6. Chrismedr, import taxes are waived, as the shipment can be classified as a repair, to be returned after the service. On the customs form, specifiy "return for repair", and I specify "return from repair" when shipping back to you. The cost of shipping has been roughly US$25 worldwide using your country's postal service, YMMV. Those who have chosen to insure shipments, do so for roughly US$600 (enough to make the postal service pay attention and automatically requiring a signature upon delivery). Save shipping weight as much as practical by not including heavy mic enclosures in the package. Thanks for asking. Pete Verrando www.416Tupgrade.com
  7. After a successful year of upgrading Schoeps CMC4 microphones to 48V phantom, I'd like make the JWsound community aware of the www.416Tupgrade.com service, for conversion of T-powered MKH Sennheiser series microphones to 48V phantom power. The upgrade is available for 416, 415, 816, 815, 415 and 406 microphones. http://www.416Tupgrade.com Thank you Pete Verrando
  8. Thank you for the kind words, Philip and John. Yes, I can modify an 815T for 48V. I have done a few Sennheisers unofficially , but am working on the website (416Tupgrade.com) and looking to launch the service at the end of August. -Pete Verrando
  9. Wait! No skull and crossbones? The kids like skulls and crossbones. Something about wanting to be dangerous.
  10. Here is a note I've been meaning to address regarding the upgrade, and will be adding to the website. Some Schoeps CMC4, CMC5, and early CMC6 amplifiers are known for RF "noise-up" issues from plug-on transmitters, remote focus transmitters, etc. The CMC4 upgrade, while adding ferrite beads to transistors T2 and T3 where they are found missing, does not specifically resolve all existing RF issues. I have successfully resolved plug-on RF issues on a custom basis. ( lead-in ferrite beads, increased internal shield coverage, filter capacitors). I have not, however, established a "solve-all" process for RF immunity as part of the CMC4 upgrade. If you plan to use a CMC4 upgrade with a Lectro or Zaxcom plug-on transmitter, let's talk about it first! Thanks for the generous endorsements! Pete Verrando http://www.cmc4upgrade.com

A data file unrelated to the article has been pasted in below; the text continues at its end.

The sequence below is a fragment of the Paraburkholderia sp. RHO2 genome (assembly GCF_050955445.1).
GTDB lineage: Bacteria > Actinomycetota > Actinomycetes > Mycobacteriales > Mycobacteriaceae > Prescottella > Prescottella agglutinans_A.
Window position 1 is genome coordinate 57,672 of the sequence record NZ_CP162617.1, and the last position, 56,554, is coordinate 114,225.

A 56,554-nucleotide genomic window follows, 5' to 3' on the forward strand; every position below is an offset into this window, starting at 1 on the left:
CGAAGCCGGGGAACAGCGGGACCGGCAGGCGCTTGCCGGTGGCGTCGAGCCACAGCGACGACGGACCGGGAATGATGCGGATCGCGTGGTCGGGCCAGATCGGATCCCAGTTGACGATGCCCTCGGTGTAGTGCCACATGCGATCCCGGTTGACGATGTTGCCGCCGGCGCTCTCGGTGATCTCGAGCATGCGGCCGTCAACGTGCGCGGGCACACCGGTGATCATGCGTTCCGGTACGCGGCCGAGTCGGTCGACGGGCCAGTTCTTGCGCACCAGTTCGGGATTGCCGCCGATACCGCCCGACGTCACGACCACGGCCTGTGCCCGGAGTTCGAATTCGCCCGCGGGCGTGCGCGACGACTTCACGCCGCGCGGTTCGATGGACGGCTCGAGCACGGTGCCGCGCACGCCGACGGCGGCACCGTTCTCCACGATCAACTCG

11. That Coles microphone does a great job in this application. They are still making those mics! The current model is the 4104.
  12. Stacy's from Texas, he knows how to handle a rope.
  13. This is an idea I've been nursing along for the past 2 years, and gradually "rolled out" in January. Since then, I've upgraded about 70 CMC4 amplifiers to 48 volt phantom power, not with an adaptor circuit, but a rebuild of each CMC4 to a schematically correct CMC5 preamplifier. Each is thoroughly tested and adjusted to perform as well, and often better than the original T-power configuration. If you own one or more CMC4's that you'd like to use without the need for an external power supply or barrel adaptor, details of the upgrade are available at http://www.cmc4upgrade.com. Thanks Pete Verrando
  14. You could check for the gasket at Nagra USA in Nashville, or Dan Dugan in San Francisco, or perhaps the usual suspects (Trew, L.S, etc) for old parts inventory. Otherwise, just remove the gasket. If done properly, the machine will look great without it. Using a plastic scraper or plastic knife of some kind, score around where the gasket meets the aluminum, top and bottom, and work some WD-40 under the gasket, let it soak for a day, and repeat for 3 or 4 days. If it doesn't come off cleanly, Wipe off the WD-40 and baste the gasket with alcohol as you remove it gently with a plastic scrape tool. Don't use a razor blade, which will permanently scratch the brushed aluminum underneath. Don't use acetone. Know your solvents. The Nagra E and IS did not use the gasket. Google some photos of these to see how it will look. -Pete Verrando